WIRE Magazine reported last fall a “flood of violent & sexually depraved emails” and unsolicited spams which promoted incest, rape, and bestiality.  RAINN (Rape, Abuse and Incest National Network) complaints went from 1 or 2 a week to about 150 (Wire Magazine, 2002).

 

One time WWF champion and still perennial wrestling bad guy, Stone Cold Steve Austin, touts his “Austin 3:16” t-shirts and memorabilia at events, on television and even in K-mart.  To a Christian, the Bible verse John 3:16, “For God so loved the world that he gave His only begotten Son, that whosoever believes in Him, will not perish, but have everlasting life”,  is the central focus of their belief.  At one of WWF’s “Main Events,” Austin told the crowd of screaming fans, “Talk about your Psalms and your John 3:16, Austin 3:16 says I just whipped your ass.”

 

 

Point 4: Current research seems to show that the media does have a direct effect upon youth attitude and does change their behavior. 

 

Violence:

Studies show that youth who are already at risk are attracted to alternative music like heavy metal or rap music from artists like Marilyn Manson or Eminem.  Research has shown a correlation between the angry, depressive, blatantly violent lyrics and the increase in youth suicide and youth violence by those who are experiencing depression, school or personal alienation, suicidal tendencies, drug addiction and/or alcoholic issues and family relationship problems (Roberts & Christenson, 2001).  If a child has aggressive tendencies, the influence of media violence is much greater (Coie & Dodge, 1998; Huesmann & Miller, 1994). We also know that music affects emotions and teenagers most often use music to augment, strengthen or to change their mood (Christenson & Roberts, 1998).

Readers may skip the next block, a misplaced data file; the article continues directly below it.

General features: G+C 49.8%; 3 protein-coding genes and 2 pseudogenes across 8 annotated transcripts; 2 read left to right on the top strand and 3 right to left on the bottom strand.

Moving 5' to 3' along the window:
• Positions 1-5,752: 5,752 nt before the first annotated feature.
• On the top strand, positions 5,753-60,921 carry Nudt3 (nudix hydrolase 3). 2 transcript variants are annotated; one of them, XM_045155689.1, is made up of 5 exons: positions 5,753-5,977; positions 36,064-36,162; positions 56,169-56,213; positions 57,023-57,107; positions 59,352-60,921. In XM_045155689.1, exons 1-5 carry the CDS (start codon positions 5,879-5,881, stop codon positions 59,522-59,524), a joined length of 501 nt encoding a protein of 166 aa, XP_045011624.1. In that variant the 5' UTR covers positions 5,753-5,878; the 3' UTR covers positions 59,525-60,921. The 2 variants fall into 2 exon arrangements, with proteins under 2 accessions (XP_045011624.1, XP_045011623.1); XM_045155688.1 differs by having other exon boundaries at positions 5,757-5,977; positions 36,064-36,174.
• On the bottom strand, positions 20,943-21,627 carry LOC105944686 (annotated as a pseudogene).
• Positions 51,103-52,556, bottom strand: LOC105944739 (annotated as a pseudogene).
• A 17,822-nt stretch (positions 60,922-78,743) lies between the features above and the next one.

According to the Youth Violence report of the Surgeon General, “A substantial body of research now indicates that exposure to media violence increases children’s physically and verbally aggressive behavior in the short term (within hours to days of exposure). Media violence also increases aggressive and violent behavior.” (Senate Committee on the Judiciary, 9/14/1999)

 

Media violence has a direct influence on a child’s successive aggressive behavior (Bensley & Eenwyk, 2001; Wilson, Smith, Potter, Kunkel, Linz, Colvin, & Donnerstein, 2002). Younger children are especially influenced by media violence because they have a more difficult time distinguishing between what is real and what is not.  They can not easily discern motives for violence, and learn simply by imitating what they see in the media. (Bushman, 2001).  They also have a more significant chance of exhibiting violent and aggressive behavior when they are older than children who have not seen violent media (Congressional Public Health Summit, 2000).   According to the Center for Media Education, quote:

  • Children who watch a large amount of violent programs tend to favor using aggression to resolve conflicts.